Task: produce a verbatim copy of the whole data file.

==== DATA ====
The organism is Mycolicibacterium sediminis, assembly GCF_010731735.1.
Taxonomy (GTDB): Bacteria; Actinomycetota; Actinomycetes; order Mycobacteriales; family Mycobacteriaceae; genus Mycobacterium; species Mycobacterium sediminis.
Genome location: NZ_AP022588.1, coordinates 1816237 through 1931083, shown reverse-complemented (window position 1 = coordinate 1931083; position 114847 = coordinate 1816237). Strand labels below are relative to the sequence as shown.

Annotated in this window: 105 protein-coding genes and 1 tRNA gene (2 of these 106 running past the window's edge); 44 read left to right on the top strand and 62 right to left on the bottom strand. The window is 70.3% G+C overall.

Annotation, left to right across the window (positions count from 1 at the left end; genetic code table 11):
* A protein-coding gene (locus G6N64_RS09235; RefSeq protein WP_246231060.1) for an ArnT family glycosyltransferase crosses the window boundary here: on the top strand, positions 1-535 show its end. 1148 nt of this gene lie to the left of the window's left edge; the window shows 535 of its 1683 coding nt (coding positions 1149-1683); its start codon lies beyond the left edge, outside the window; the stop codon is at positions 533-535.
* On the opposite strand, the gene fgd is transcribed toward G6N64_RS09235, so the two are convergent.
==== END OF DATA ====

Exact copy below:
The organism is Mycolicibacterium sediminis, assembly GCF_010731735.1.
Taxonomy (GTDB): Bacteria; Actinomycetota; Actinomycetes; order Mycobacteriales; family Mycobacteriaceae; genus Mycobacterium; species Mycobacterium sediminis.
Genome location: NZ_AP022588.1, coordinates 1816237 through 1931083, shown reverse-complemented (window position 1 = coordinate 1931083; position 114847 = coordinate 1816237). Strand labels below are relative to the sequence as shown.

Annotated in this window: 105 protein-coding genes and 1 tRNA gene (2 of these 106 running past the window's edge); 44 read left to right on the top strand and 62 right to left on the bottom strand. The window is 70.3% G+C overall.

Annotation, left to right across the window (positions count from 1 at the left end; genetic code table 11):
* A protein-coding gene (locus G6N64_RS09235; RefSeq protein WP_246231060.1) for an ArnT family glycosyltransferase crosses the window boundary here: on the top strand, positions 1-535 show its end. 1148 nt of this gene lie to the left of the window's left edge; the window shows 535 of its 1683 coding nt (coding positions 1149-1683); its start codon lies beyond the left edge, outside the window; the stop codon is at positions 533-535.
* On the opposite strand, the gene fgd is transcribed toward G6N64_RS09235, so the two are convergent.